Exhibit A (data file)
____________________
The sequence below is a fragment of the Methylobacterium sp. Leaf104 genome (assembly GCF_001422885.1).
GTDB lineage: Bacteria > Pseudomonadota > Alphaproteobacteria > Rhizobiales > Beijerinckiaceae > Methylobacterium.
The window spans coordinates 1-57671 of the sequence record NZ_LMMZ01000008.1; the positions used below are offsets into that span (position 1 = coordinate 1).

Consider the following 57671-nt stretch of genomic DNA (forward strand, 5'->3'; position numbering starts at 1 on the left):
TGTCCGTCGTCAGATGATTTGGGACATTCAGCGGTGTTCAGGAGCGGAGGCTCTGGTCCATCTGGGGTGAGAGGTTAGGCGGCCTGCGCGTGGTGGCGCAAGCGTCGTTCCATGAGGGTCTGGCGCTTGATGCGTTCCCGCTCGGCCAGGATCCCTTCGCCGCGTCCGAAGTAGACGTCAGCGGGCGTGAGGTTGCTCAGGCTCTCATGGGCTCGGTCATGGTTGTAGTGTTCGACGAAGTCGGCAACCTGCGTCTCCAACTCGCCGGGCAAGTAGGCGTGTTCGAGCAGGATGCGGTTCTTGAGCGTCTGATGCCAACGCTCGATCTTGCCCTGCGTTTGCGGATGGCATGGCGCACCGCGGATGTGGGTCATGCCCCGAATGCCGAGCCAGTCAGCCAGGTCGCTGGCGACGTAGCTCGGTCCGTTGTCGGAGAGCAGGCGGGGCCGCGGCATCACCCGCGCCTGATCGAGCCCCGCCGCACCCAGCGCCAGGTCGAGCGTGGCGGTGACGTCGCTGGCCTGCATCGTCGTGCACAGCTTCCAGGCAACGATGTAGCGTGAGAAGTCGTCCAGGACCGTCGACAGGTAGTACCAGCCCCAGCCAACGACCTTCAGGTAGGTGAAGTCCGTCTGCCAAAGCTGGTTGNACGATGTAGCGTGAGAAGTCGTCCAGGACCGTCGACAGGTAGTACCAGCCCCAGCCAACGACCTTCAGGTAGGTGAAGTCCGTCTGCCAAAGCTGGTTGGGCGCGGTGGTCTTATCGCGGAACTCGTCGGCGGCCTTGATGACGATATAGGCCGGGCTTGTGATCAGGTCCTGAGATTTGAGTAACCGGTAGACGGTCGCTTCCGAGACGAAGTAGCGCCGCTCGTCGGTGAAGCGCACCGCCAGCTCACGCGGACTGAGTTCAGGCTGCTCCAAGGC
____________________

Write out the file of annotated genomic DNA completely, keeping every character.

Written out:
The sequence below is a fragment of the Methylobacterium sp. Leaf104 genome (assembly GCF_001422885.1).
GTDB lineage: Bacteria > Pseudomonadota > Alphaproteobacteria > Rhizobiales > Beijerinckiaceae > Methylobacterium.
The window spans coordinates 1-57671 of the sequence record NZ_LMMZ01000008.1; the positions used below are offsets into that span (position 1 = coordinate 1).

Consider the following 57671-nt stretch of genomic DNA (forward strand, 5'->3'; position numbering starts at 1 on the left):
TGTCCGTCGTCAGATGATTTGGGACATTCAGCGGTGTTCAGGAGCGGAGGCTCTGGTCCATCTGGGGTGAGAGGTTAGGCGGCCTGCGCGTGGTGGCGCAAGCGTCGTTCCATGAGGGTCTGGCGCTTGATGCGTTCCCGCTCGGCCAGGATCCCTTCGCCGCGTCCGAAGTAGACGTCAGCGGGCGTGAGGTTGCTCAGGCTCTCATGGGCTCGGTCATGGTTGTAGTGTTCGACGAAGTCGGCAACCTGCGTCTCCAACTCGCCGGGCAAGTAGGCGTGTTCGAGCAGGATGCGGTTCTTGAGCGTCTGATGCCAACGCTCGATCTTGCCCTGCGTTTGCGGATGGCATGGCGCACCGCGGATGTGGGTCATGCCCCGAATGCCGAGCCAGTCAGCCAGGTCGCTGGCGACGTAGCTCGGTCCGTTGTCGGAGAGCAGGCGGGGCCGCGGCATCACCCGCGCCTGATCGAGCCCCGCCGCACCCAGCGCCAGGTCGAGCGTGGCGGTGACGTCGCTGGCCTGCATCGTCGTGCACAGCTTCCAGGCAACGATGTAGCGTGAGAAGTCGTCCAGGACCGTCGACAGGTAGTACCAGCCCCAGCCAACGACCTTCAGGTAGGTGAAGTCCGTCTGCCAAAGCTGGTTGNACGATGTAGCGTGAGAAGTCGTCCAGGACCGTCGACAGGTAGTACCAGCCCCAGCCAACGACCTTCAGGTAGGTGAAGTCCGTCTGCCAAAGCTGGTTGGGCGCGGTGGTCTTATCGCGGAACTCGTCGGCGGCCTTGATGACGATATAGGCCGGGCTTGTGATCAGGTCCTGAGATTTGAGTAACCGGTAGACGGTCGCTTCCGAGACGAAGTAGCGCCGCTCGTCGGTGAAGCGCACCGCCAGCTCACGCGGACTGAGTTCAGGCTGCTCCAAGGC